Women with schizophrenia are often noted to suffer with comorbid depression. Many studies have shown associations between fluctuating oestrogen levels in the brain and mental illness. This study investigates the effect of oestradiol treatment on comorbid depressive symptoms in women with schizophrenia. This study is an 8-week, three-arm, double-blind, randomised-controlled trial. The 180 female participants were aged between 18 and 45, with schizophrenia and ongoing symptoms of psychosis Positive and Negative Syndrome Scale (PANSS) score > 60 despite a stable dose of antipsychotic medication. Depressive symptoms were assessed using Montgomery Asberg Depression Scale (MADRS) with a mean score of 73.77 at baseline. Participants received transdermal oestradiol 200 μg or transdermal oestradiol 100 μg or an identical placebo patch. The a priori outcome measure was the change in PANSS score measured at baseline and days 7, 14, 28 and 56, but in this study, we focused on the change in MADRS score at the same time points. Data were analysed by using Quade’s rank analysis of covariance (ANCOVA) (Huitema 1980) with baseline MADRS score as a covariate. We found a fluctuating but overall trend towards improvement of comorbid depressive symptoms in women with schizophrenia taking transdermal oestrogen 200 mcg compared with oestrogen 100 mcg or placebo. The stronger ‘antidepressant’ effect of 200 mcg transdermal oestradiol was found at day 28 (p = 0.03). Our study suggests that adjunctive oestradiol treatment for depression may be a promising treatment for women with comorbid depression and schizophrenia.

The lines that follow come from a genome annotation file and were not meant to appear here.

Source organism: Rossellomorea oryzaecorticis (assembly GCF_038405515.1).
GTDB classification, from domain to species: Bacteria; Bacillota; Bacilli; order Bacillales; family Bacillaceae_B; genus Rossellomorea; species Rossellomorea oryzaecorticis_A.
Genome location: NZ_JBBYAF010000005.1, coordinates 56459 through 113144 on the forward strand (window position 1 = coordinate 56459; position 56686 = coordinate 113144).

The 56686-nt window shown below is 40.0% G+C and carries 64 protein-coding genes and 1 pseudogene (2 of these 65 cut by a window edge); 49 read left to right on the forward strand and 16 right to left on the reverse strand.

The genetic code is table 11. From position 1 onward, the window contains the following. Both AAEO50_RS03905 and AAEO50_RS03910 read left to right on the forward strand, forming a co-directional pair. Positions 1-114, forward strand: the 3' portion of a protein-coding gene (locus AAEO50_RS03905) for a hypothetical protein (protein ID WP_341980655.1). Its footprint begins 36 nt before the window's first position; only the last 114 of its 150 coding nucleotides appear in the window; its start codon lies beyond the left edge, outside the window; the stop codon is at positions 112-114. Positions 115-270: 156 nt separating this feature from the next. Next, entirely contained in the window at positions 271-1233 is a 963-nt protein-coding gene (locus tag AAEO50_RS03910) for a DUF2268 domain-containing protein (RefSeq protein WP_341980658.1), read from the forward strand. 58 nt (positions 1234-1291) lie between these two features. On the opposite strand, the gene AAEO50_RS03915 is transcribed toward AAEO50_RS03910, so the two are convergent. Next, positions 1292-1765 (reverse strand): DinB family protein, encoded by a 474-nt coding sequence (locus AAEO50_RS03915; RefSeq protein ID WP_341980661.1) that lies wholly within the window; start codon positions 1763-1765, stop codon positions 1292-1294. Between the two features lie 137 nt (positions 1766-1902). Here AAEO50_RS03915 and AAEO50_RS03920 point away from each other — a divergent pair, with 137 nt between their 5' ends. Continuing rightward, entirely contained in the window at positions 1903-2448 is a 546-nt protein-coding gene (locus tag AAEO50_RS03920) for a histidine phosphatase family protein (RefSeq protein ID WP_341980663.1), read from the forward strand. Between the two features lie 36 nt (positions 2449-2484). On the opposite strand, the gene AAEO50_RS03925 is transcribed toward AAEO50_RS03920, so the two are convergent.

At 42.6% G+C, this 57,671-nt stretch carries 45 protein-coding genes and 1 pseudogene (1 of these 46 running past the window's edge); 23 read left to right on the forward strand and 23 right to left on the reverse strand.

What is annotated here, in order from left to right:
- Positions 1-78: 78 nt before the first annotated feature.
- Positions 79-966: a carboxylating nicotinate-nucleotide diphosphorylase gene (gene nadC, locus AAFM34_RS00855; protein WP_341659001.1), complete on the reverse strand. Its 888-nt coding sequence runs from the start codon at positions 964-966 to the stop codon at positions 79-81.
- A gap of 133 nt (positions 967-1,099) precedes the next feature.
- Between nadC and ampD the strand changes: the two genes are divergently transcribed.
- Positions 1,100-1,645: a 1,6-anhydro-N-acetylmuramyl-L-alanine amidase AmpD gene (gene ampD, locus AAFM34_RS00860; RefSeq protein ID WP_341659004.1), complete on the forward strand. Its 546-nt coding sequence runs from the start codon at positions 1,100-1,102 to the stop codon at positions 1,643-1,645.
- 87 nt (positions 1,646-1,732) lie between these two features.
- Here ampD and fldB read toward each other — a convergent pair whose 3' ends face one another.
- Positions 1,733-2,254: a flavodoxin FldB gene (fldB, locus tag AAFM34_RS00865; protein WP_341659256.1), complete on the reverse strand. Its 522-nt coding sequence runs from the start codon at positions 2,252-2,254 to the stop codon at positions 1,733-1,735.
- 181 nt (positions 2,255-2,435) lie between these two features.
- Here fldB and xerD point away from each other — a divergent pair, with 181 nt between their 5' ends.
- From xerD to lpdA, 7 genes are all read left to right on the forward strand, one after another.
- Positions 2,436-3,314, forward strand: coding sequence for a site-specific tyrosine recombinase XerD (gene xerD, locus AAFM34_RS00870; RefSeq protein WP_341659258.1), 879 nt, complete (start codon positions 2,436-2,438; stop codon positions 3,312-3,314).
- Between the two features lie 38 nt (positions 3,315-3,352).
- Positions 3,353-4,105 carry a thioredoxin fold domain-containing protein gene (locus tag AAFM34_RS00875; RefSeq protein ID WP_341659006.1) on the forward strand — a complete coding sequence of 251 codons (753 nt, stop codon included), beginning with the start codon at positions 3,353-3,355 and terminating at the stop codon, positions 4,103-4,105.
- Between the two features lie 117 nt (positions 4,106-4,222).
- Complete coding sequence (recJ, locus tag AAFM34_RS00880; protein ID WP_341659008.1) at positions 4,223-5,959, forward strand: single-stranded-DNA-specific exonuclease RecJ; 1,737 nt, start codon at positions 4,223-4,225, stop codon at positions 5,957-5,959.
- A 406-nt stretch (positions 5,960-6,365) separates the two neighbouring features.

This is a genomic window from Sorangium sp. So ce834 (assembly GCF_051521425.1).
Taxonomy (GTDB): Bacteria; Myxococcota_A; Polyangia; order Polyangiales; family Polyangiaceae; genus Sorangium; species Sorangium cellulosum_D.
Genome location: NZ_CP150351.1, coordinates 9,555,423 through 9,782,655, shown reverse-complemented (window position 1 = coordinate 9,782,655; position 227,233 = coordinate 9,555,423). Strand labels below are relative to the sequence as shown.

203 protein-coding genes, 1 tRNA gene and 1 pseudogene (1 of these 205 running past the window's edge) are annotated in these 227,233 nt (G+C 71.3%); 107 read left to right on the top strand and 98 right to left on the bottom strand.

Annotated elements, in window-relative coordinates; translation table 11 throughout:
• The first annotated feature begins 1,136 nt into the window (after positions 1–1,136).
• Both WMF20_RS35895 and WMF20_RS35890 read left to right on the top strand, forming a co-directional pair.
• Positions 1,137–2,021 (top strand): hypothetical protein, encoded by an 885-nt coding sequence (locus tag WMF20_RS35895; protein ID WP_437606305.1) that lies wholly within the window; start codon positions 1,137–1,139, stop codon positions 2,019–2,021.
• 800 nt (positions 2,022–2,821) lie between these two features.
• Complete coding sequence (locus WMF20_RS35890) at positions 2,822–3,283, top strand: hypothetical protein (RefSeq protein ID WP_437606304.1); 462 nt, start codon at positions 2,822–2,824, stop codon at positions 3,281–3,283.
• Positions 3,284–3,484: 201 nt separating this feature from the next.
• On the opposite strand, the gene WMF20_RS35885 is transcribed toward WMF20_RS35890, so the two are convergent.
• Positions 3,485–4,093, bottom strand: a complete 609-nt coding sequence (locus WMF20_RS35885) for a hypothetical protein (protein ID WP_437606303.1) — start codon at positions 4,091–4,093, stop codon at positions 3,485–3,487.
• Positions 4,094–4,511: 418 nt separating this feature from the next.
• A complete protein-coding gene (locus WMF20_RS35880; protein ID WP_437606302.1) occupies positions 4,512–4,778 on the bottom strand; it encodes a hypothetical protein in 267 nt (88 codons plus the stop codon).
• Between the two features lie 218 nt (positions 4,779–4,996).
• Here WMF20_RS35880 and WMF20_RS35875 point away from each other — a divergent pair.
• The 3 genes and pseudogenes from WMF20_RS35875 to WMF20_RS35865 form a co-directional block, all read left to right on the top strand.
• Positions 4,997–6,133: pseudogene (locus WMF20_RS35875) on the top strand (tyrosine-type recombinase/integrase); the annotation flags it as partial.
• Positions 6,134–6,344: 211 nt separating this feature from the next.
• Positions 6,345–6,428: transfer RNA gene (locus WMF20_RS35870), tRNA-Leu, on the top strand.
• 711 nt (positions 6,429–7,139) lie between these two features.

- Hormone therapy